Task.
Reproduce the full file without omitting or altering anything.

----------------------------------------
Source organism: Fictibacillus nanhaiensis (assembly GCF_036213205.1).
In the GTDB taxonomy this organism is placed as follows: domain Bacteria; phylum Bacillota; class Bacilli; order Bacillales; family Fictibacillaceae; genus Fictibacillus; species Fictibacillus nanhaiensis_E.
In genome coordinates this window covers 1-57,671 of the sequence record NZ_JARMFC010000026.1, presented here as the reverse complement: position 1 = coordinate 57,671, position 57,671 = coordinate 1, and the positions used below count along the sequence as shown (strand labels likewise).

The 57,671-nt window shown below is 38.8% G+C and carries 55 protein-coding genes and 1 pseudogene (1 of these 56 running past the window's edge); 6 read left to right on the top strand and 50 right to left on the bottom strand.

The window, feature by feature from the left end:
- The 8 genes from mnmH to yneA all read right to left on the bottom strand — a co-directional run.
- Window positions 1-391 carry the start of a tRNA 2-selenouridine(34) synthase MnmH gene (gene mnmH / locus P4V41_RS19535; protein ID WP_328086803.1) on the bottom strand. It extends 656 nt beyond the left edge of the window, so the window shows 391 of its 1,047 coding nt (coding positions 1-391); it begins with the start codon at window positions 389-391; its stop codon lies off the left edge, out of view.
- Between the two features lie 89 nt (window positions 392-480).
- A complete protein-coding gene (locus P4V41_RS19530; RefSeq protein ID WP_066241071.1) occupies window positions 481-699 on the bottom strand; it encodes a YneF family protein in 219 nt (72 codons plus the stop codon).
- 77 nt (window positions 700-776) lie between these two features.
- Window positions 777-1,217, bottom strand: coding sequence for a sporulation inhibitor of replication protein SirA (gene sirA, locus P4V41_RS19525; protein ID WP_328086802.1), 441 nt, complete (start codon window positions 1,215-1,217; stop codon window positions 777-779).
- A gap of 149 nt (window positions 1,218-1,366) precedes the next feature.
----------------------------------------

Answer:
Source organism: Fictibacillus nanhaiensis (assembly GCF_036213205.1).
In the GTDB taxonomy this organism is placed as follows: domain Bacteria; phylum Bacillota; class Bacilli; order Bacillales; family Fictibacillaceae; genus Fictibacillus; species Fictibacillus nanhaiensis_E.
In genome coordinates this window covers 1-57,671 of the sequence record NZ_JARMFC010000026.1, presented here as the reverse complement: position 1 = coordinate 57,671, position 57,671 = coordinate 1, and the positions used below count along the sequence as shown (strand labels likewise).

The 57,671-nt window shown below is 38.8% G+C and carries 55 protein-coding genes and 1 pseudogene (1 of these 56 running past the window's edge); 6 read left to right on the top strand and 50 right to left on the bottom strand.

The window, feature by feature from the left end:
- The 8 genes from mnmH to yneA all read right to left on the bottom strand — a co-directional run.
- Window positions 1-391 carry the start of a tRNA 2-selenouridine(34) synthase MnmH gene (gene mnmH / locus P4V41_RS19535; protein ID WP_328086803.1) on the bottom strand. It extends 656 nt beyond the left edge of the window, so the window shows 391 of its 1,047 coding nt (coding positions 1-391); it begins with the start codon at window positions 389-391; its stop codon lies off the left edge, out of view.
- Between the two features lie 89 nt (window positions 392-480).
- A complete protein-coding gene (locus P4V41_RS19530; RefSeq protein ID WP_066241071.1) occupies window positions 481-699 on the bottom strand; it encodes a YneF family protein in 219 nt (72 codons plus the stop codon).
- 77 nt (window positions 700-776) lie between these two features.
- Window positions 777-1,217, bottom strand: coding sequence for a sporulation inhibitor of replication protein SirA (gene sirA, locus P4V41_RS19525; protein ID WP_328086802.1), 441 nt, complete (start codon window positions 1,215-1,217; stop codon window positions 777-779).
- A gap of 149 nt (window positions 1,218-1,366) precedes the next feature.